Role of visual art in human rights advocacy
An interview with artist and illustrator Daria Sazanovich | SHEEBORSHEE.Читать по-русски
Daria Sazanovich who works by nickname Sheeborshee is an artist, illustrator, and designer based in Minsk. Since 2015 she productively cooperates with 34mag.net, batenka.ru, several NGOs and activist’s campaigns in Belarus and Kazakhstan. We asked Daria why it’s necessary to resort to means of visual communication while talking about human rights. She also gave a piece of advice to NGOs that want to cooperate with illustrators in their future projects.
– Tell us, please, how you started to cooperate with the civil sector.
– While studying design at university, I was working actively and by the time I received the diploma I had already been quite experienced. However, I had been working only in advertising and hadn’t known anything about the civil sector. As well as I hadn’t realized that design did not have to be advertising. I really hadn’t been enjoying what I’d been doing. It had seemed meaningless to me. In advertising we make everything beautiful and cool, but what's the point? And then I got to 34mag.net, quite a unique media that associates with activism. Afterwards I got acquainted with the world of civil initiatives. I have realized that a designer can work in this area and even earn some money. So I started to make illustrations for the media often drawing for webzines like Batenka for free. And then I began to connect with NGOs, initiatives, civil campaigns.
– Which of these projects has become the most significant for you?
– I have done one project for Kazakhstan called “Khabarstan” at the residence at the Prague Civil Center in collaboration with lawyers from Astana who are engaged in monitoring of the public procurement in Kazakhstan. For five years they had been monitoring how much money were spent on state funding of the media and wanted to present their report to the general public. They had some data in the form of numbers and graphics which is generally uninteresting information in our region. People pay taxes and they don't care. People either think that this is very private information and there is nothing to dig there or they are really not interested.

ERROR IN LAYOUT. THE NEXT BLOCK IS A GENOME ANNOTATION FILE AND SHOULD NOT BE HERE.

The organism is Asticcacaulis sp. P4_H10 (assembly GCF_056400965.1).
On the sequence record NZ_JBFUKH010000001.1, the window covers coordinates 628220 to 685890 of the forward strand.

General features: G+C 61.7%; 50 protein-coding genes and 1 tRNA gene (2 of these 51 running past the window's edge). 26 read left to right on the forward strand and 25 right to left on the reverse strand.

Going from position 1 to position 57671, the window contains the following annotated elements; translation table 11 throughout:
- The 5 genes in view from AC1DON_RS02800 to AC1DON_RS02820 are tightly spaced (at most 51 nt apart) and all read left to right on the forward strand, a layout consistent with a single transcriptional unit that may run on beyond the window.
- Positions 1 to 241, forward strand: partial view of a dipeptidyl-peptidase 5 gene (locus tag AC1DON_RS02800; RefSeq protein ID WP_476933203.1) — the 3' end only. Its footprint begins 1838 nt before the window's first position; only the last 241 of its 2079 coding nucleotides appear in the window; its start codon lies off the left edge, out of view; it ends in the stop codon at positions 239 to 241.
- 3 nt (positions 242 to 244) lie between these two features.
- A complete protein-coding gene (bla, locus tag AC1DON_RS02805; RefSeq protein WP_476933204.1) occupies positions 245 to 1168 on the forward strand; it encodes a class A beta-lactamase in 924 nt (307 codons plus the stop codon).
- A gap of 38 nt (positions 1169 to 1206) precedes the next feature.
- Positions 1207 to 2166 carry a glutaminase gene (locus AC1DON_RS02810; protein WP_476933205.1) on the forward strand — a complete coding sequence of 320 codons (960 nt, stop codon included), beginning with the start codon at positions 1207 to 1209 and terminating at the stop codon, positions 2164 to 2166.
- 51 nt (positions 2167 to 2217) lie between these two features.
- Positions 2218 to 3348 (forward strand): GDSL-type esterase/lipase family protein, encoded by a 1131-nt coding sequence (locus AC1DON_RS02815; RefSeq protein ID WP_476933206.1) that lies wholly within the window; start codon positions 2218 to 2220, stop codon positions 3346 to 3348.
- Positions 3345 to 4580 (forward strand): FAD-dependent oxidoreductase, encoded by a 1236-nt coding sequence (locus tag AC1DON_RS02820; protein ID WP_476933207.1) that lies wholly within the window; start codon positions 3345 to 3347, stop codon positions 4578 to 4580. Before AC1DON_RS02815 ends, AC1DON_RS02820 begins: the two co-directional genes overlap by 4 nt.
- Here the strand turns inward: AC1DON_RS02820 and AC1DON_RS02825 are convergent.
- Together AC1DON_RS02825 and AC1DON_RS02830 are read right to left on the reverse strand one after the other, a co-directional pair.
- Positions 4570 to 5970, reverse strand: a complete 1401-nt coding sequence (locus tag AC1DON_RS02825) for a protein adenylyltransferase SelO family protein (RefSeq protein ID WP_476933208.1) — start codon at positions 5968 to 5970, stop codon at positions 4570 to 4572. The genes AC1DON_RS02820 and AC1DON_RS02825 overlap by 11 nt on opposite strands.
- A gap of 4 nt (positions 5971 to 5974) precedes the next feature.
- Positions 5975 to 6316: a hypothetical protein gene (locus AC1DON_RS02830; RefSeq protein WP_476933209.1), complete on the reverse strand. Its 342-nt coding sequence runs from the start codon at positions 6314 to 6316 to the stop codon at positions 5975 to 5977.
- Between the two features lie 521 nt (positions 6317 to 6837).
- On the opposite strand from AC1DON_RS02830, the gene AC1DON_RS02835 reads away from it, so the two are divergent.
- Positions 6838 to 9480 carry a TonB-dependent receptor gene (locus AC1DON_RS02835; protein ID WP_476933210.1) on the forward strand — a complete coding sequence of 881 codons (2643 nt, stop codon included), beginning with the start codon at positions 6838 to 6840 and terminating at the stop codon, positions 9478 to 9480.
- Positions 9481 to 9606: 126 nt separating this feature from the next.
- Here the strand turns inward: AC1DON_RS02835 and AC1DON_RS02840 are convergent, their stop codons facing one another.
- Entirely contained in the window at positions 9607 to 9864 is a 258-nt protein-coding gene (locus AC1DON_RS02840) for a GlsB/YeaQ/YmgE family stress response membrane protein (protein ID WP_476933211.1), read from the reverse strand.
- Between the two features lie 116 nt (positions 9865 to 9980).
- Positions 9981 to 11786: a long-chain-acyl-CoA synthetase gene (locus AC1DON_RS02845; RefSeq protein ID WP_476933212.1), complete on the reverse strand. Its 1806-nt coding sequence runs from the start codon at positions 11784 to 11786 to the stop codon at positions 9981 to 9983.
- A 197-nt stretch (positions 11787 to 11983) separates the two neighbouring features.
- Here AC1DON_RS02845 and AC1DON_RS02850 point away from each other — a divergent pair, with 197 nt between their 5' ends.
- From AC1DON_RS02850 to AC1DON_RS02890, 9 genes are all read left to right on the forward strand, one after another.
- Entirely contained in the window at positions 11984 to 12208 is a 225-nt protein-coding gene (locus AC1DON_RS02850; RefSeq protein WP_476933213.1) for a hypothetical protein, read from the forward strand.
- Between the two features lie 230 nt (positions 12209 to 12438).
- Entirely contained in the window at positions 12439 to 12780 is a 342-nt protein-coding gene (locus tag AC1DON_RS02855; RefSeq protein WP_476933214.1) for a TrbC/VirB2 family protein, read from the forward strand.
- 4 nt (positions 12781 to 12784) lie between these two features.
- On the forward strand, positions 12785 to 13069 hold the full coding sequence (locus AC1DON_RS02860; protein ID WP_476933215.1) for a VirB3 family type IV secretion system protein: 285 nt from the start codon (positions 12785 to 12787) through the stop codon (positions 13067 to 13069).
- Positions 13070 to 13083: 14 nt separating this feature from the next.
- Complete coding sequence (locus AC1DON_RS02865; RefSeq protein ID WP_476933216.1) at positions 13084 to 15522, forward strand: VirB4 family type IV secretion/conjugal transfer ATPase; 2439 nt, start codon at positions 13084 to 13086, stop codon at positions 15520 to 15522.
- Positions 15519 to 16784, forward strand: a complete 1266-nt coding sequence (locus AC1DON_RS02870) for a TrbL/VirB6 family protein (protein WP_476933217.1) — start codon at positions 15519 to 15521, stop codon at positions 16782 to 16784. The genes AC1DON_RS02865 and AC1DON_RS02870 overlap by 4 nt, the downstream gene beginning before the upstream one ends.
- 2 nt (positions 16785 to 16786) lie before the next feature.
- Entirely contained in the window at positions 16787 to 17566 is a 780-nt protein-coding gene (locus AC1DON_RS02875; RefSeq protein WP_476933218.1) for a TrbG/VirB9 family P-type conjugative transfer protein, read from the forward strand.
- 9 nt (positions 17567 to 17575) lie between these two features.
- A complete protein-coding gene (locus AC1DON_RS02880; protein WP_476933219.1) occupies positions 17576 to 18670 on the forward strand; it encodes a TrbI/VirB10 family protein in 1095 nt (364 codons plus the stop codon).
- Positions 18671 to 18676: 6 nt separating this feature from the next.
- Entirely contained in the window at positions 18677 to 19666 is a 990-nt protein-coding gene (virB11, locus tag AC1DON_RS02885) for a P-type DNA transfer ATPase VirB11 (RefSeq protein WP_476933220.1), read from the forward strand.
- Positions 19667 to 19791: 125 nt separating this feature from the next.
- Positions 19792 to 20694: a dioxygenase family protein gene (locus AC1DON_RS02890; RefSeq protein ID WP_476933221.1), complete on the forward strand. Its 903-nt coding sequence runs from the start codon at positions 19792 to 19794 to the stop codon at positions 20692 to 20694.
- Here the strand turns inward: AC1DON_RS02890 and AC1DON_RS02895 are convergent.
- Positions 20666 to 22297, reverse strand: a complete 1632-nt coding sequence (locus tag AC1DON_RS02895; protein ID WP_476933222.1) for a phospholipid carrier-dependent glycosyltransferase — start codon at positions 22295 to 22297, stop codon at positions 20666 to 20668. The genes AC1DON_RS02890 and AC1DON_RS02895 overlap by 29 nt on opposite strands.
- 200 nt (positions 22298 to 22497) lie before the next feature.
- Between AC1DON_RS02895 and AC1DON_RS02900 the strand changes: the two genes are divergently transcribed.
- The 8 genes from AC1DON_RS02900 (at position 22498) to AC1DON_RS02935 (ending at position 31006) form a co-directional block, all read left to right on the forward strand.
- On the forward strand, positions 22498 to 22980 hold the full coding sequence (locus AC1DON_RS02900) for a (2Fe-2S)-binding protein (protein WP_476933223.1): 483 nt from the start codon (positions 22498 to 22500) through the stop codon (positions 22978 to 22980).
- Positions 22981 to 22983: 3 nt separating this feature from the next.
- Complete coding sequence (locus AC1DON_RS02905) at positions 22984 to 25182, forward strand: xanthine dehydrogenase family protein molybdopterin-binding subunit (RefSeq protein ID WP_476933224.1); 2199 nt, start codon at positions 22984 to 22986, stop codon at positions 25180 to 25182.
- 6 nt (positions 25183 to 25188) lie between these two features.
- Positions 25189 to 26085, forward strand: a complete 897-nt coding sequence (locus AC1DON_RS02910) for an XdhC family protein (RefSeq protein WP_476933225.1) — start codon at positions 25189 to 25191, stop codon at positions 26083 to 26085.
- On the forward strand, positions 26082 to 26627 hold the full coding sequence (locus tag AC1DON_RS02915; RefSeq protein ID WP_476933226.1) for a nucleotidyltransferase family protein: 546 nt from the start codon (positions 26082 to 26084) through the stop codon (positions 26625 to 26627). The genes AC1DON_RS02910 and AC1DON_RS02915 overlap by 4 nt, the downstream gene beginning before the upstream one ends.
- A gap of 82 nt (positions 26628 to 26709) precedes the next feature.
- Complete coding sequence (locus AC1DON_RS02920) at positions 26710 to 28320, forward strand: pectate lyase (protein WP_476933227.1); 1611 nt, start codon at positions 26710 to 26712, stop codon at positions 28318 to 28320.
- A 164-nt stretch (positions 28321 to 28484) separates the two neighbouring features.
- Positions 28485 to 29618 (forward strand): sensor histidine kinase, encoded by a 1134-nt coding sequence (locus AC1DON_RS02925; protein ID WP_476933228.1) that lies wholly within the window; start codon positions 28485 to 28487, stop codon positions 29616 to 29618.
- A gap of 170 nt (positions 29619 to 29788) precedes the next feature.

Kazakhstani lawyers unearthed important data. More money is spent on the government financing of the media than on the aid to cancer patients or on the development of schools and kindergartens. In Kazakhstan, there is a stupid allocation of budgets. Astana is all in gold, in backlights, while in the villages, there is no tap water. So activists decided to focus on that. We were thinking for a long time how to show this to the public, how to approach the audience so that it would sting them to the quick. It is clear that state-owned media in Kazakhstan is propaganda. Roughly speaking, Kazakhstan President Nursultan Nazarbayev spends 140 million dollars a year on propaganda. At the same time, all these channels have a very low rating. That is, a huge amount of money is spent on Khabar-TV [the Kazakhstan television channel, which is a part of the Khabar Agency], which no one watches and no one respects. Still, it was difficult to think up how to bring this to people in a proper way.
We came up with an imaginary country Khabarstan. The title contains a word-play. “Khabar” in translation from Kazakh means message. And in Ukrainian and Belarusian languages this means bribe. We made a page on the web, on social networks posted real news, what was built for the money of taxpayers. In the end, it turned out to be a successful campaign and people are still discussing it. It was written about “Khabarstan” in the local Esquire. It seems to me that we have hooked up just the right audience – thinking young taxpayers who want to participate in the life of the country. They have responded to this idea.
One of my latest projects is an animation “22 tries” in collaboration with the Dutch animators. It was the idea of a guy from the Netherlands who, like me, decided that he didn’t want to be a commercial animator any longer and that he wanted to do something for the society. He liked Belarus very much. So he received funding from the embassy of Netherlands for the project aimed to tell people what NGOs are doing in different countries. Most people in Belarus don’t understand what NGOs are and what they do. In the embassy, he was given a list of NGOs that operate in Belarus. We have chosen human right defenders NGO Human Constanta and their volunteer assistance-to-refugees mission in Brest. They consulted us a lot; we went to Brest, met Chechen refugees and volunteers on location. We didn’t want to make another stereotypical pathetic story about refugees.
– Why in your opinion it’s necessary to resort to means of visual communication while talking about such things?
– Since the whole audience is actively on social networks, it will not be possible to get anybody interested in any topic if there is no visual hook. People now have quick mosaic thinking. Ideally, they want to see some kind of print and understand everything. Therefore, any initiative should use the methods of advertising and marketing. People have adapted to receive information in that way. We need to use these channels and tools.